By Stephen Young
By Stephen Young
By Stephen Young
By Jim Schutze
By Rachel Watts
By Lauren Drewes Daniels
When he finds the painting he's looking for, a charcoal sketch contained within a cheap silver frame, he holds it aloft, more careful with it than he is with the others. "This is my mom on her death bed in Parkland Hospital," he begins. Standing in his cluttered San Francisco apartment now, he holds a sketch of a woman lying on a bed, a tracheotomy tube protruding from her neck. But it is difficult to tell from the gray-and-white drawing whether it's a man or woman, only that the figure is, most likely, dead.
The skin is taut, contracted tight to mold around bone and teeth. The mouth is a gaping black maw, no lips. The hair is thin, the eyes closed.
Storey explains he drew the portrait while sitting next to his mother, who was being kept alive on a respirator at Parkland, just a few hours after he got off a plane from New York City and returned to his hometown. It was in December 1963, just a couple of weeks after John Kennedy had been assassinated, and a then-24-year-old Barron Storey had received a phone call from his father, who told his oldest son that his mother was sick, and that perhaps she'd feel better if Barron came home.
Of Juanita and Lewis Storey's four children, Barron, their oldest, was the closest to his mother. She had nurtured him, taught him, prodded him to become a great thinker. When the other children were playing ball in their neighborhood near Inwood and Lemmon, he would be reading Shakespeare; when the other kids from Thomas J. Rusk Junior High were listening to rock and roll, Barron would be listening to Beethoven. It was Juanita who encouraged Barron to use his childhood skills as an artist so he might someday become famous.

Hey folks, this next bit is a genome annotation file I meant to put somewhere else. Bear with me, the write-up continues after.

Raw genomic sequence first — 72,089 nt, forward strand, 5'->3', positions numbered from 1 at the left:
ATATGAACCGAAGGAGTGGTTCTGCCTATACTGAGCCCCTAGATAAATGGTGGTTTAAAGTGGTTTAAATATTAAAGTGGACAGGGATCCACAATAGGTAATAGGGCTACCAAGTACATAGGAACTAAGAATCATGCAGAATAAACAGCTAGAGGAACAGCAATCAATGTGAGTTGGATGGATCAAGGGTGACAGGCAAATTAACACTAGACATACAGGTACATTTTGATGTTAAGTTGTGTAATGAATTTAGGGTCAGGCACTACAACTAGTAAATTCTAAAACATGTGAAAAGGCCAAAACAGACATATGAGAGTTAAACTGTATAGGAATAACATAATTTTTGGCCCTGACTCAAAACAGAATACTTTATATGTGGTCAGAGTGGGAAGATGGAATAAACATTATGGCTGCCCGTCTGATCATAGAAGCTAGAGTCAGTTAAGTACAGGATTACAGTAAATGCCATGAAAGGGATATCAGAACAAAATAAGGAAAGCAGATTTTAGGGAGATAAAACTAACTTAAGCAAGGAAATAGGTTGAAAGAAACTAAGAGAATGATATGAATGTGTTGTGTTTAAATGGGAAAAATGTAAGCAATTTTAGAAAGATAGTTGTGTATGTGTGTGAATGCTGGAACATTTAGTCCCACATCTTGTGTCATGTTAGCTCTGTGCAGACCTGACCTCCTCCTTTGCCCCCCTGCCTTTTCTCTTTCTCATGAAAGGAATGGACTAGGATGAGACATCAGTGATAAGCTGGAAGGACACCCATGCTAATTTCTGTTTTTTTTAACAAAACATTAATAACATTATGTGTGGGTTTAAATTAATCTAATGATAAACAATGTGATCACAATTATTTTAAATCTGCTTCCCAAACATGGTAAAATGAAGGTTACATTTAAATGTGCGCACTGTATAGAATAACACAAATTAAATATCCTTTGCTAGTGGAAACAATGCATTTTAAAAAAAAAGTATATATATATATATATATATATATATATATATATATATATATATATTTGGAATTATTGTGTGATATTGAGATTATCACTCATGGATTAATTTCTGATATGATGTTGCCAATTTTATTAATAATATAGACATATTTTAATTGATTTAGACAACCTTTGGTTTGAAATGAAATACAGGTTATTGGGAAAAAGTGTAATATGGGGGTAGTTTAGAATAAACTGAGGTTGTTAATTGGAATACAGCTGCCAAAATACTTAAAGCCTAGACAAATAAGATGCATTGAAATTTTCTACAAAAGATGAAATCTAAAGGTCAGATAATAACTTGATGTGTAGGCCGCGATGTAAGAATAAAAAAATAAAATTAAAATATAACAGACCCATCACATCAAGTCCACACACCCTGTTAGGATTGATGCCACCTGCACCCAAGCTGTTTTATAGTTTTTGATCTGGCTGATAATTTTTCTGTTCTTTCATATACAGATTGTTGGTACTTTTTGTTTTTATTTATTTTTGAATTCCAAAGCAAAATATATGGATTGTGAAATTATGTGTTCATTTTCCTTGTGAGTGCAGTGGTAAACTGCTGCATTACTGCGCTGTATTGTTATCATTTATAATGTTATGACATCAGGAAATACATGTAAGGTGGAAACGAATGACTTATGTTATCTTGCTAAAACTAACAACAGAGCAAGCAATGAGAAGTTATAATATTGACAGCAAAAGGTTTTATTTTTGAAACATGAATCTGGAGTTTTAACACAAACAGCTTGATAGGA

Juanita Williamson Storey loved her son, wanted him to be all the things she couldn't. But that was before. Before she went crazy, before she swallowed all that rat poison. "Enough to kill an army," the doctor told Barron.
He had been in New York working in advertising at the renowned J. Walter Thompson agency, something his mother had always despised; she thought ad work was duplicitous--beneath her son's prodigious talents as an artist. But he had also been studying art on the side, learning under his mentor Robert Weaver ("a man I admired like a god") at the prestigious School of Visual Arts. Weaver had challenged his students to tackle serious subjects, so Barron decided to draw the dead. With the help of a friend at Bellevue Hospital, Barron would slip into the morgue with his sketchpad.
"It was vivid," he recalls. "It was totally antiseptic. All the corpses were on steel drawers you'd pull out like a filing cabinet. All the walls were polished stainless steel, the floors were tile. There was no voodoo. They had a room called 'The Floater Room' where they kept the corpses that were fished up out of the river, and I can remember drawing the image of a doctor talking to a student, leaning on the rib cage of this grotesquely mutilated corpse like it was an arm rest. They were that casual about death.
"And then, a twist of fate. I was off to Texas not knowing why I was going, and there was another corpse. I had been drawing all these things in the city morgue, and my reaction was to draw it. It was my mom, but it was a corpse. The minute someone's dead, it's just meat."
That was 22 years ago, and Barron Storey has not stopped drawing his mother to this day.
Despite his success as an illustrator, his work in Time and National Geographic, the paintings he has hanging in national galleries, and the comic art he helped reinvent, suicidal Juanita Storey still inhabits his drawings, journals, plays, and songs.
"Sometimes. No money right now."
--"The Adjustment of Sidney Deepscorn," Barron Storey, 1992
Barron Storey lives at the end of an alley in North Beach, near Telegraph Hill in San Francisco. He lives here in anonymity, tucked away from the outside world. Wearing his usual outfit of gray pants, gray socks, and black shoes--"I used to wear all black," he says, "during the Reagan-Bush years"--he ventures out a few days a week to teach at the nearby California College of Arts and Crafts or another art school in San Jose. But most of the time he spends in this modest-sized flat draped over his easel in his front room, on frenzied deadline with an illustration for the likes of Boys' Life, Reader's Digest, National Geographic--his mainstream stuff.